Explanation of service quality
For the purpose of analysis, the issue selected is “service quality” and the selected article focuses on “service quality in a higher education context”. The article explores and gives detailed explanations of the antecedents and consequences of service quality particularly in a higher education context. The fuss and focus on service quality particularly in the marketing domain in the recent decades are not surprising. Service quality is dominant in every sector and context including industries, cultures, and firms. According to the article, service quality is the totality of features and characteristics exhibited by a particular product or service, and the totality bears on the products or service’s ability to achieve the satisfaction of already stated or expected needs (Suuroja, 2003). Service quality can be perceived, and this is dependent on an individual’s experience and it also results in the attitude that a person develops towards a product or service (Suuroja, 2003). For example, if a student were to pursue a degree course in a certain university, the high quality of service delivered by the university would result in the student developing a positive attitude towards the institution. Moreover, from the article, it is agreeable that service quality plays an integral role when it comes to the determination of competitiveness in whatever context or sector.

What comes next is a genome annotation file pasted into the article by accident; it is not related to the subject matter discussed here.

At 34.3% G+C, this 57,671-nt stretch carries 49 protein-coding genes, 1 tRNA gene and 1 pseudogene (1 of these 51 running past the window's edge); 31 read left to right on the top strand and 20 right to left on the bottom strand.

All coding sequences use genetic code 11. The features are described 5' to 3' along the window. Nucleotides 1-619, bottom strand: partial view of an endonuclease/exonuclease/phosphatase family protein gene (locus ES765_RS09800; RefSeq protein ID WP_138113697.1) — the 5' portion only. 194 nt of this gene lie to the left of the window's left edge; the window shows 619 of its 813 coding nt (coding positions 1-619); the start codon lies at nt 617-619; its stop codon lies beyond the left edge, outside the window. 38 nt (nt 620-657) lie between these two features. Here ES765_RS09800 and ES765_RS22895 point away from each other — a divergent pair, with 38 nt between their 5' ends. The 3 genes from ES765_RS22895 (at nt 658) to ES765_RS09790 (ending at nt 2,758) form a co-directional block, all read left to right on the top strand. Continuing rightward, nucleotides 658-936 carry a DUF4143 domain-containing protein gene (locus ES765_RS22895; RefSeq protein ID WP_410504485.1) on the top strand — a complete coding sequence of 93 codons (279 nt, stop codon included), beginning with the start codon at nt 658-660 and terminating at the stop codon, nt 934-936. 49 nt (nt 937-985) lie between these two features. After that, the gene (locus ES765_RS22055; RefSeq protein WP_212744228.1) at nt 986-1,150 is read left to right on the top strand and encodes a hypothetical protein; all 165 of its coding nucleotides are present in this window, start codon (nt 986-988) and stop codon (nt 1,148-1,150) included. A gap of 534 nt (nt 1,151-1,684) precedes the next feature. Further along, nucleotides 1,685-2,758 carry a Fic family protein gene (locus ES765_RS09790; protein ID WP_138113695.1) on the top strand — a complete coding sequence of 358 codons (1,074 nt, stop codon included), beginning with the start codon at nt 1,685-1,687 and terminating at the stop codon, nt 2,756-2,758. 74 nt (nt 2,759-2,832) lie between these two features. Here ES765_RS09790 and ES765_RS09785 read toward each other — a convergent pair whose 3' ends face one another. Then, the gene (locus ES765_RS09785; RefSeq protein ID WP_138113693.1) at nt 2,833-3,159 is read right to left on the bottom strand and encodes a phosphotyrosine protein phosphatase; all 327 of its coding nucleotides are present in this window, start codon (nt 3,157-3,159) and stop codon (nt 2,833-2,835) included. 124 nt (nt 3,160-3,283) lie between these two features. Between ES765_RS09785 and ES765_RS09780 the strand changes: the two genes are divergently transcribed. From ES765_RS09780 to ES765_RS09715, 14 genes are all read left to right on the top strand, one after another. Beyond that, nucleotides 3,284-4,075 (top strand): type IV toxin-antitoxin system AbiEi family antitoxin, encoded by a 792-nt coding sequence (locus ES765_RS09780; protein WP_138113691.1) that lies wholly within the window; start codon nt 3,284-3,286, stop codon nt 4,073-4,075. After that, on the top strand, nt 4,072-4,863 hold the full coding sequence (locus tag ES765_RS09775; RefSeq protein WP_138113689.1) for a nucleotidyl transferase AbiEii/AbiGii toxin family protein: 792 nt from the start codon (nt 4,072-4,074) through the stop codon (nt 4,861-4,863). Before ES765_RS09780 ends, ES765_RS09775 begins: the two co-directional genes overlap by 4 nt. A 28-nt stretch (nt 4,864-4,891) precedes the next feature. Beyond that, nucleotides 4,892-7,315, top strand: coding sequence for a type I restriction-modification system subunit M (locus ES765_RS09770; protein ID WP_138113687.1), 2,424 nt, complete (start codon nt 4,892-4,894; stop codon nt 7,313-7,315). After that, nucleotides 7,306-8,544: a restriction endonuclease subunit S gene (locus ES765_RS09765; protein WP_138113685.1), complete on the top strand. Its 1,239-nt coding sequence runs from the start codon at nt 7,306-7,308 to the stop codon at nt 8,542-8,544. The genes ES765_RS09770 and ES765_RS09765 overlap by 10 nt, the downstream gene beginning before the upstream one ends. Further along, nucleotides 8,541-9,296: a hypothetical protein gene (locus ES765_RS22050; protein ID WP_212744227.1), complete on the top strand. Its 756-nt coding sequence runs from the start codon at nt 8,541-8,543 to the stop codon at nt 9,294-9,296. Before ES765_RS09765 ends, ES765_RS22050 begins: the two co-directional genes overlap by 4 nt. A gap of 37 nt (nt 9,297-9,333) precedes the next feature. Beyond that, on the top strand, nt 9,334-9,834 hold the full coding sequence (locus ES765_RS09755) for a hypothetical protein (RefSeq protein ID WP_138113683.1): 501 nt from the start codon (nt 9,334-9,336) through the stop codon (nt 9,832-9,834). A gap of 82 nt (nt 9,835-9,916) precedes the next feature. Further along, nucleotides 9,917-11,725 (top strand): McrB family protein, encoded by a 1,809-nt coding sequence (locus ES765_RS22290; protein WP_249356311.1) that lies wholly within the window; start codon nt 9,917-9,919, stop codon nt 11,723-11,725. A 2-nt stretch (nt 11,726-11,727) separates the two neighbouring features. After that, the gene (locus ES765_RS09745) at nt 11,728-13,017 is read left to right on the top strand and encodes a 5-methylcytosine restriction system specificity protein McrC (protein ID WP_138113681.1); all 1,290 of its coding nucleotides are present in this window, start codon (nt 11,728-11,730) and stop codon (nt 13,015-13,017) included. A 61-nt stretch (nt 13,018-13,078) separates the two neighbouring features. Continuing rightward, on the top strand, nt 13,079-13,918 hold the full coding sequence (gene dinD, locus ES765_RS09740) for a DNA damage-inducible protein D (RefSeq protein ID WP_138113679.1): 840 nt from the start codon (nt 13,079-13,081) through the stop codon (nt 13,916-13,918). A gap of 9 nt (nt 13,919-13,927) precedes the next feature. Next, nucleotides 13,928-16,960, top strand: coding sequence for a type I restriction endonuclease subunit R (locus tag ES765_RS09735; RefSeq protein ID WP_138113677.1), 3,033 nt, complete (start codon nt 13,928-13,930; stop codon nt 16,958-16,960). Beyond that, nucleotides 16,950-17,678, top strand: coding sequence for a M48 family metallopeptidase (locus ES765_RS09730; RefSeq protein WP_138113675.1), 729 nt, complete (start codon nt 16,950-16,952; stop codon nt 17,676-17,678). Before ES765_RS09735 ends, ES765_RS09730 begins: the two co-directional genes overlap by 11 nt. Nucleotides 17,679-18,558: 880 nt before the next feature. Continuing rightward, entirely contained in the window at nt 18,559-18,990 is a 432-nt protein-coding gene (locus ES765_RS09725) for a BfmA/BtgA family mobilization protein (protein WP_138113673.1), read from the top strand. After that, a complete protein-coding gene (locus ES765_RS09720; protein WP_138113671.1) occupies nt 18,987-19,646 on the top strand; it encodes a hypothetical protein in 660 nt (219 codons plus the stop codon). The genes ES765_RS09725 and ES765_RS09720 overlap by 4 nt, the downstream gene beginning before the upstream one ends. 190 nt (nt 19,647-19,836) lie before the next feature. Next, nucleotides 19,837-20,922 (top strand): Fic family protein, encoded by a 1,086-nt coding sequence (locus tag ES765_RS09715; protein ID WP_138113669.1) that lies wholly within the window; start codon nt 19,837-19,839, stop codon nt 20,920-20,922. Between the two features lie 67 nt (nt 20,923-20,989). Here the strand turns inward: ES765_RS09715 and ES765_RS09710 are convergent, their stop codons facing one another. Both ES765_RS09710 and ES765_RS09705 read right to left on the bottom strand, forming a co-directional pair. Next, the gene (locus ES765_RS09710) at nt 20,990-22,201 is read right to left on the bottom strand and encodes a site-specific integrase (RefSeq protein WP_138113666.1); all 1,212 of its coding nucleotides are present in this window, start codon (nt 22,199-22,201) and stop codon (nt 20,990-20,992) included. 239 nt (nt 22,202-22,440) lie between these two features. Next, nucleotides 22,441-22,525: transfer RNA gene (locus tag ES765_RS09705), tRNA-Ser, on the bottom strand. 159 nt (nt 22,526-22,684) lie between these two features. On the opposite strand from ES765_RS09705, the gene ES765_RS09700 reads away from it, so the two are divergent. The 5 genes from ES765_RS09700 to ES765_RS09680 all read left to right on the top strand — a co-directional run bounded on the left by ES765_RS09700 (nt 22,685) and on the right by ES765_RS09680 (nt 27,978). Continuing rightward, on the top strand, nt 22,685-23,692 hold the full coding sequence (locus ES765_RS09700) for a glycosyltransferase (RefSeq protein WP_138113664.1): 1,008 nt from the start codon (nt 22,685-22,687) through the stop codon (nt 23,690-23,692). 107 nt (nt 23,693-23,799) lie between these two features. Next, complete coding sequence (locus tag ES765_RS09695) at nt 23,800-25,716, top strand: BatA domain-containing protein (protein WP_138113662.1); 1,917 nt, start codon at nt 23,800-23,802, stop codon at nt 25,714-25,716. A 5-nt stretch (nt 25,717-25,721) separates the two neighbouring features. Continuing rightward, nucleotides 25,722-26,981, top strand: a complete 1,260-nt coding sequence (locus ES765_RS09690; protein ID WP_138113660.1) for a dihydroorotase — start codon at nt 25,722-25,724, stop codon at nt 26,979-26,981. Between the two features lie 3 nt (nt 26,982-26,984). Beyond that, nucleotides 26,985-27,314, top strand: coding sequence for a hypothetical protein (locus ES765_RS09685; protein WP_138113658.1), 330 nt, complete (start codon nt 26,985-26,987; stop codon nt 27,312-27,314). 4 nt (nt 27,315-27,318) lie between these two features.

Primarily, high service quality in organizations enhances financial as well as marketing performance, and these aspects in the end, act as sources of lasting competitive advantage for organizations (Wang, 2012). In the context of higher education, which is the focus of the selected article, service quality gives reference to attributes that aid in the provision of key academic values that include course development, ability and quality of teaching, and enhanced and desirable teacher-student relationships. Characteristics of high service quality in the context of higher education as stipulated by the article include good delivery of lectures by instructors, high intellectual capacity coupled with research expertise of the lecturers, how entertaining the lecturers are, and the after lecture availability.